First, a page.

The renminbi will be flattish, on weak relative rates but “Yes to WILMTTG.

Too soon to act on, but will the euro be stronger in the second half?

stock market implications

All other things being equal, companies with costs in weak currencies and revenues in strong currencies will have the best financial results.

Multinational companies based in the US with exposure to natural resources emerging markets may do poorly.

Those with EU exposure may show slim growth, if any, in their operations there in the first half.  Better news in the second?

As a general rule, when the domestic currency is rising, look for purely domestic companies and for importers.

 

a dollar shortage?

response to a reader’s question

A reader asked me to comment on this post on the Zero Hedge website about a potential US$ funding shortage.  The post was sparked by (is a rehash of) this recent commentary by JP Morgan’s currency strategist.

Let’s be clear that this is not my area of expertise.

Nevertheless, here goes:

the blogger

The Zero Hedge post, following the JP Morgan piece, observes that it has become unusually expensive to buy large amounts of US dollars.  The last time this happened was just as Lehman was failing, signalling serious problems with the world financial system.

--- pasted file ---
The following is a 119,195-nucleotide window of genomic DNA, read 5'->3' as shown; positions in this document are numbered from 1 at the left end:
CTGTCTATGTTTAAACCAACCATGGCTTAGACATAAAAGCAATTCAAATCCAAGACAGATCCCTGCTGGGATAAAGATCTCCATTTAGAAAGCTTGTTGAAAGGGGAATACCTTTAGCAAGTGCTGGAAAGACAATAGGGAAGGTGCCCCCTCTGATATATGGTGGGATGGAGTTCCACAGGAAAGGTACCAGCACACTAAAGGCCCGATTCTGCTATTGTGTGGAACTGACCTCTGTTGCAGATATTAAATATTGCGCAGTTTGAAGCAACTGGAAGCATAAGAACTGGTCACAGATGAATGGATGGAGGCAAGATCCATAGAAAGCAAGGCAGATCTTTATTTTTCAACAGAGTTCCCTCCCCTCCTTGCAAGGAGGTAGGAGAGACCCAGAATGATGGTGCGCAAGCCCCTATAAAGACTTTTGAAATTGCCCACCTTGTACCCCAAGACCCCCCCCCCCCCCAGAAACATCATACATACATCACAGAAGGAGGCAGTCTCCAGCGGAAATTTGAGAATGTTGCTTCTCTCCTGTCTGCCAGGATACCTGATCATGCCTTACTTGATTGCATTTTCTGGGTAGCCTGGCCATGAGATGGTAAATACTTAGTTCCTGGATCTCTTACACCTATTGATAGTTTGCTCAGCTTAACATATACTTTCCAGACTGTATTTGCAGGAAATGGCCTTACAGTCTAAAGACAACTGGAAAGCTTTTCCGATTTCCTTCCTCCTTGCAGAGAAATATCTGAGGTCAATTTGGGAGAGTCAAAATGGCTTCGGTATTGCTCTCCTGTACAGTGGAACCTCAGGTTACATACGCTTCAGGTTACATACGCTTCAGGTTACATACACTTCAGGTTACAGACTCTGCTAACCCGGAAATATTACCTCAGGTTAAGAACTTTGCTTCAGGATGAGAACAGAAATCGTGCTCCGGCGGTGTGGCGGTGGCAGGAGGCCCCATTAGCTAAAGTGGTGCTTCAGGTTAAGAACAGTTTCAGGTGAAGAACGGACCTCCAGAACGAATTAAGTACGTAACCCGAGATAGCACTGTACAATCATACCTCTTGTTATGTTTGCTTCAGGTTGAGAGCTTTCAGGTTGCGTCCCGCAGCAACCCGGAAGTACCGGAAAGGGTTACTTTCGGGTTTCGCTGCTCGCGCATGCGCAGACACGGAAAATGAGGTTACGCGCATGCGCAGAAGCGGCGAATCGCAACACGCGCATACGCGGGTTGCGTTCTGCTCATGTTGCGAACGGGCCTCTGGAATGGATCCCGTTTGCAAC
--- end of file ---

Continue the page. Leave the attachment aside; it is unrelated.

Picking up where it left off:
The post author concludes that because dollars are again pricy we’re warming up for another round of severe banking problems.

JP Morgan

I don’t think the blogger is correct.  It seems to me he’s mixing up cause and effect.  Also, this is not what JP Morgan is saying.

history

Back in 2008-09, the main issue  was counterparty risk.

Bear Stearns, whose financial statements showed assets–mainly bonds, loan participations…worth about $80 ended up bankrupt, with those “assets” really worth close to nothing.  Lehman’s value was coming under similar questioning.

The conclusion the financial markets drew was that maybe all the banks’ financials were similarly not worth the paper they were written on–and that therefore anyone you lent money to, even for a few days or weeks, might go under before you were repaid.  So the wisest–and only–course was to lend to no one.   The world financial system froze up.

An important leading indicator of this mess was the increasing cost of borrowing dollars to finance trade.